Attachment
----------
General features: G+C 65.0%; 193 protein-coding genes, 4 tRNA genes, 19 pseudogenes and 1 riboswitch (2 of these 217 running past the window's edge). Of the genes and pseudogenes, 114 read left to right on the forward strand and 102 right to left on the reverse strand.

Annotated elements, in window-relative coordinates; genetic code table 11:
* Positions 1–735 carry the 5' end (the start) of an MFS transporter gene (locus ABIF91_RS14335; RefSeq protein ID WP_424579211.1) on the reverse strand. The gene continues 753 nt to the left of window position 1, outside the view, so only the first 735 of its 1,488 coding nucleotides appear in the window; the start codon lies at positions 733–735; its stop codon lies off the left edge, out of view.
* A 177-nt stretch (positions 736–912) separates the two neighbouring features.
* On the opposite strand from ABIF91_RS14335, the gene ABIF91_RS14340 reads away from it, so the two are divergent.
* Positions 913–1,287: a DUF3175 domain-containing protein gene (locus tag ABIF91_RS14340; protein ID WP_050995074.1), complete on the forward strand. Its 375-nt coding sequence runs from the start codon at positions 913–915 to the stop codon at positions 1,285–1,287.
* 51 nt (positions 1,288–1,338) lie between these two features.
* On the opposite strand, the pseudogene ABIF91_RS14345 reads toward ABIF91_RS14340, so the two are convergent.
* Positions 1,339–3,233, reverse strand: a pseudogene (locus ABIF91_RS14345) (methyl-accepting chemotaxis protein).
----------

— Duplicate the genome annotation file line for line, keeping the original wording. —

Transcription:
General features: G+C 65.0%; 193 protein-coding genes, 4 tRNA genes, 19 pseudogenes and 1 riboswitch (2 of these 217 running past the window's edge). Of the genes and pseudogenes, 114 read left to right on the forward strand and 102 right to left on the reverse strand.

Annotated elements, in window-relative coordinates; genetic code table 11:
* Positions 1–735 carry the 5' end (the start) of an MFS transporter gene (locus ABIF91_RS14335; RefSeq protein ID WP_424579211.1) on the reverse strand. The gene continues 753 nt to the left of window position 1, outside the view, so only the first 735 of its 1,488 coding nucleotides appear in the window; the start codon lies at positions 733–735; its stop codon lies off the left edge, out of view.
* A 177-nt stretch (positions 736–912) separates the two neighbouring features.
* On the opposite strand from ABIF91_RS14335, the gene ABIF91_RS14340 reads away from it, so the two are divergent.
* Positions 913–1,287: a DUF3175 domain-containing protein gene (locus tag ABIF91_RS14340; protein ID WP_050995074.1), complete on the forward strand. Its 375-nt coding sequence runs from the start codon at positions 913–915 to the stop codon at positions 1,285–1,287.
* 51 nt (positions 1,288–1,338) lie between these two features.
* On the opposite strand, the pseudogene ABIF91_RS14345 reads toward ABIF91_RS14340, so the two are convergent.
* Positions 1,339–3,233, reverse strand: a pseudogene (locus ABIF91_RS14345) (methyl-accepting chemotaxis protein).